For the sake of completeness, although not included in the Bill, New Zealand will need to amend the Plant Variety Rights Act 1987 in order to comply with the obligation under Article 18.7.2 and Annex 18-A of the original CPTPP Agreement incorporated into CPTPP by Article 1.1, within three years of entry into force of CPTPP, either to accede to the most recent 1991 version of the International Convention for the Protection of New Varieties of Plants (UPOV 91), or under a New Zealand specific approach, implement a plant variety rights system that gives effect to UPOV 91. When implementing this obligation, New Zealand would be able to adopt any measure that it deemed necessary to protect indigenous plant species in fulfilment of its obligations under the Treaty of Waitangi. The Bill does not implement this obligation. The  amendments to the Plant Variety Rights Act 1987 would be enacted by passage of implementing legislation after the Agreement enters into force for New Zealand.

 

More generally, there are commercial benefits for the Māori Because of their over-representation in the primary sector, Māori exporters face some of the highest protectionist barriers. The agreement will deliver significant tariff reductions and improved market access for primary industry exporters, which will enable Māori exporters to be more competitive in CPTPP markets.

 

External consultation – question 3.6

Consultations during negotiation of TPP

 

In addition to the release of the text of the agreement before it was signed, along with the NIA, extensive public engagement and outreach has been undertaken on the CPTPP. These meetings involved as wide a range of stakeholders as possible, including business, Maori and civil society more broadly. Some non-traditional mechanisms were used to raise awareness about and provide information on the new treaty, including through a Minister-led Facebook live session, active Facebook updates and tweeting to encourage attendance at CPTPP-related public events. Additional specific consultations were undertaken with Maori. List one which follows sets out the public engagement meetings held on CPTPP since early November 2017. List two sets out the engagement undertaken since the commencement of negotiations for CPTPP earlier in 2017. 

 

Following the conclusion of TPP negotiations, in March and August 2016, and prior to the commencement of any discussions towards CPTPP, the government held 18 face-to-face consultation events on TPP across the country. These included nine consultation hui specifically with Māori as follows:

(a)              Christchurch hui, 9 March 2016

(b)              Wellington hui, 10 March 2016

(c)              Rotorua hui, 6 April 2016

(d)              Auckland hui, 13 April 2016

(e)              Whangarei hui, 20 April 2016

(f)               Nelson hui, 10 May 2016

(g)              Hastings hui, 15 July 2016

(h)              Hamilton hui, 22 June 2016

 

This meant that in May 2017, when the parties agreed to try to capture the benefits of TPP between 11 countries, the government was in the position of having recently sought the views of New Zealanders, including Māori, on the TPP and was able to take this information into account when determining its strategy for the negotiations towards CPTPP.

 

 

List one: Public Outreach and Engagement on CPTPP since November 2017

TPP11/CPTPP: 11 November 2017 – Agreement reached on the ‘core elements’ of the CPTPP in the margins of the APEC Leaders’ Meeting in Da Nang, Viet Nam. Information on the outcomes, including an explanation of the differences to TPP, made available in media, social media and through the MFAT website.

  • 16 November (Rotorua): Federation of Maori Authorities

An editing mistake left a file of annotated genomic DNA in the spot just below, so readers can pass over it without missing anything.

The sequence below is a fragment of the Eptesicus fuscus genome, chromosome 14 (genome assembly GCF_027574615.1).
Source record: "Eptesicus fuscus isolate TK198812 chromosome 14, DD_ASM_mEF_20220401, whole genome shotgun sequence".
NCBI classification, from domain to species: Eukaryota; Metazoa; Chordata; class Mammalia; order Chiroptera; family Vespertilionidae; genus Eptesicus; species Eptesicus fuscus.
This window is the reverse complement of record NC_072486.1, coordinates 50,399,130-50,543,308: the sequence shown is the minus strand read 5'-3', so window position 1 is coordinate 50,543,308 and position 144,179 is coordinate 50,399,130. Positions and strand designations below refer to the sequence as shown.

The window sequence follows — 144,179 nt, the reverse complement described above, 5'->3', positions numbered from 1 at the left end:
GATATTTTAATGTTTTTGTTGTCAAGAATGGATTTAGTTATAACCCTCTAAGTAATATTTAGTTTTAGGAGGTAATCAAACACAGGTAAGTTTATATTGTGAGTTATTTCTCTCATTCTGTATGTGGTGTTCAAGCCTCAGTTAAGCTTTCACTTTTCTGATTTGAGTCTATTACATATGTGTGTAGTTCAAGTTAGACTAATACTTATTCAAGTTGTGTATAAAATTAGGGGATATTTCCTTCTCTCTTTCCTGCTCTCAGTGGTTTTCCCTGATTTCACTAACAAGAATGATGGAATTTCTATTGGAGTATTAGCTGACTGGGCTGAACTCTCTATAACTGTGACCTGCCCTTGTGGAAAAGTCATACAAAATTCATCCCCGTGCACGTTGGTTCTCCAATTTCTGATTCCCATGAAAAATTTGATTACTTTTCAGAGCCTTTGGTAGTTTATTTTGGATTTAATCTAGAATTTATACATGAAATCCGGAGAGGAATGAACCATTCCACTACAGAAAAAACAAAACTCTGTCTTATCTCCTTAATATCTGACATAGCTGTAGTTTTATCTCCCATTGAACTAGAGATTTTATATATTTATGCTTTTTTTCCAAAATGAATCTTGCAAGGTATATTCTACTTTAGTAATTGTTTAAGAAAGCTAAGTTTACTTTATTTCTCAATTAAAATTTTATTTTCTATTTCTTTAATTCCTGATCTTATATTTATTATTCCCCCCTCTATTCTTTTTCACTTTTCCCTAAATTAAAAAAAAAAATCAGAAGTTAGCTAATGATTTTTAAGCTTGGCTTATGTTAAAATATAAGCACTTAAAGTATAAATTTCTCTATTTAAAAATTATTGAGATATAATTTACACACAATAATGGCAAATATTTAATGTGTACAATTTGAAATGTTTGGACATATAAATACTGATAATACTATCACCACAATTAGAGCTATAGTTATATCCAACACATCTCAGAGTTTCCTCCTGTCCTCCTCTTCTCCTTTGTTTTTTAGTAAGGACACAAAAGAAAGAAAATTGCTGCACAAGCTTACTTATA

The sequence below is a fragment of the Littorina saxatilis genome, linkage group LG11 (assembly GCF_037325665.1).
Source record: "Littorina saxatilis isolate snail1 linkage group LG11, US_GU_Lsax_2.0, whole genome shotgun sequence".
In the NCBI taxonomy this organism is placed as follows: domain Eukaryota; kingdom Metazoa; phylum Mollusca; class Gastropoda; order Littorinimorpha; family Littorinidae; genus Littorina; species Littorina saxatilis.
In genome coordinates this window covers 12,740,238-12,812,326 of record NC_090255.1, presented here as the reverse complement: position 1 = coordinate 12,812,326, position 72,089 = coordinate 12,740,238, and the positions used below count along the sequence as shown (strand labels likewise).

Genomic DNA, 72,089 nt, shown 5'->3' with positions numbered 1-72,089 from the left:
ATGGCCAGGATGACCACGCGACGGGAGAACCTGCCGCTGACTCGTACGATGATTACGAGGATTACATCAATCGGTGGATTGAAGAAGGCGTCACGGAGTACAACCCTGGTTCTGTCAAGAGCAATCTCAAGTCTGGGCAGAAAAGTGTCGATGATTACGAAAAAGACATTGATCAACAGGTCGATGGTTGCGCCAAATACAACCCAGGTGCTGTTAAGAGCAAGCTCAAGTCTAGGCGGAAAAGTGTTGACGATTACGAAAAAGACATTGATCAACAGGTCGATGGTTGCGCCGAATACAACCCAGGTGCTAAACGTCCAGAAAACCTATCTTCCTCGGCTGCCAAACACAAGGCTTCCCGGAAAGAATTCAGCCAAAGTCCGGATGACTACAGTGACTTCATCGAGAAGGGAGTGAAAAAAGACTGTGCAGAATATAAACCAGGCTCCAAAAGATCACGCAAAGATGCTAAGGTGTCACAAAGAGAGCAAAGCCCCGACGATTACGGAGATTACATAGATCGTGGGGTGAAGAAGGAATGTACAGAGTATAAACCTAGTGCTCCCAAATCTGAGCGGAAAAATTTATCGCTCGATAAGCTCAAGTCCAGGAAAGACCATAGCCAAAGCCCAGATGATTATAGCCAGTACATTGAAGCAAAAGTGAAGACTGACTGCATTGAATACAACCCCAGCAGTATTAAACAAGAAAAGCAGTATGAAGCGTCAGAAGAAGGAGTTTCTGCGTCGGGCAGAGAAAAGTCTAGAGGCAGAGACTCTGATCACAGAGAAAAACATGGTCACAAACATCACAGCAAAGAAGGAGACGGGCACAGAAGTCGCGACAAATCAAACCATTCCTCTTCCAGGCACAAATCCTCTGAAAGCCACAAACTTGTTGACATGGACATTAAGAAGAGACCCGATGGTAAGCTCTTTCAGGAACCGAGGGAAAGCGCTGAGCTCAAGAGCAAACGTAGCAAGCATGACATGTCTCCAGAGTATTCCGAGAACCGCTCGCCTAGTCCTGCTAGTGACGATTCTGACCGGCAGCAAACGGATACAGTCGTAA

• 16 November (Wellington): NGO Chief Executives
  • 29 November (Wellington): Iwi Leaders’ Forum
  • 29 November (Wellington): New Zealand Council for Trade Unions
  • 1 December (Christchurch): Business
  • 4 December (Dunedin): Public
  • 5 December (Auckland): Waitangi Tribunal claimants
  • 5 December (Auckland):  Public
  • 6 December (Tauranga): Public
  • 7 December (Hamilton): Public
  • 12 December (Wellington): Health professionals
  • 12 December (Wellington): New Zealand Council for Trade Unions

CPTPP: 23 January 2018 – Negotiations substantively concluded. Legal verification and translation commences.

  • 8 February (Wellington): Public
  • 12 February (Wellington): Waitangi Tribunal claimants
  • 14 February (Wellington): Waitangi Tribunal claimants
  • 16 February (Wellington): Māori health professionals and researchers
  • 19 February (Christchurch): Public

CPTPP: 21 February 2018 – Following legal verification and translation, the full CPTPP text is released together with the New Zealand Government’s National Interest Analysis (NIA).

  • 26 February  (New Plymouth): Public

CPTPP: 8 March 2018 – CPTPP is signed by Trade Ministers in Santiago, Chile

CPTPP: 13 March 2018 – Foreign Affairs, Defence, and Trade Committee (FADTC) call for public submissions CPTPP by 18 April as part of parliamentary treaty examination process. (FADTC finalised its report back to Parliament on 24 May.)

  • 13 March (Nelson): Public
  • 14 March (Napier): Public
  • 20 March (Wellington): Business
  • 22 March (Kaikohe): Waitangi Tribunal claimants
  • 22 March (Whangarei): Public
  • 26 March (Wellington): Federation of Māori Authorities
  • 27 March (Palmerston North): Public
  • 26 April (Invercargill): Public
  • 14 May (Timaru): Public
  • 16 May (Rotorua): Public / Waitangi Tribunal Claimants
  • 30 May (Gisborne): Public

List two: Outreach and Engagement on CPTPP since the commencement of negotiations in late May 2017

CPTPP: June - October 2017 –. Updates provided through media, through MFAT’s website and through targeted email (pānui) to iwi Māori.

  • 3 June (Christchurch): Academia
  • 20 June (Auckland): Public
  • 22 June (Christchurch): Public
  • 23 June (Christchurch): Business
  • 26 June (Wellington): Public
  • 4 July (Wellington): Business
  • 16 August (Christchurch): Business
  • 27 September (Hastings): Iwi Leaders
  • 16 October (Auckland): Business

 

Consultations on Bill

 

This Bill amends the existing Trans-Pacific Agreement Amendment Act which was designed to implement TPP obligations. CPTPP does not impose any additional obligations beyond those contained in TPP, and 22 elements are suspended including in relation to intellectual property. The majority of the legislative amendments required to implement the TPP Agreement did not require significant policy development before they could be included in the Bill.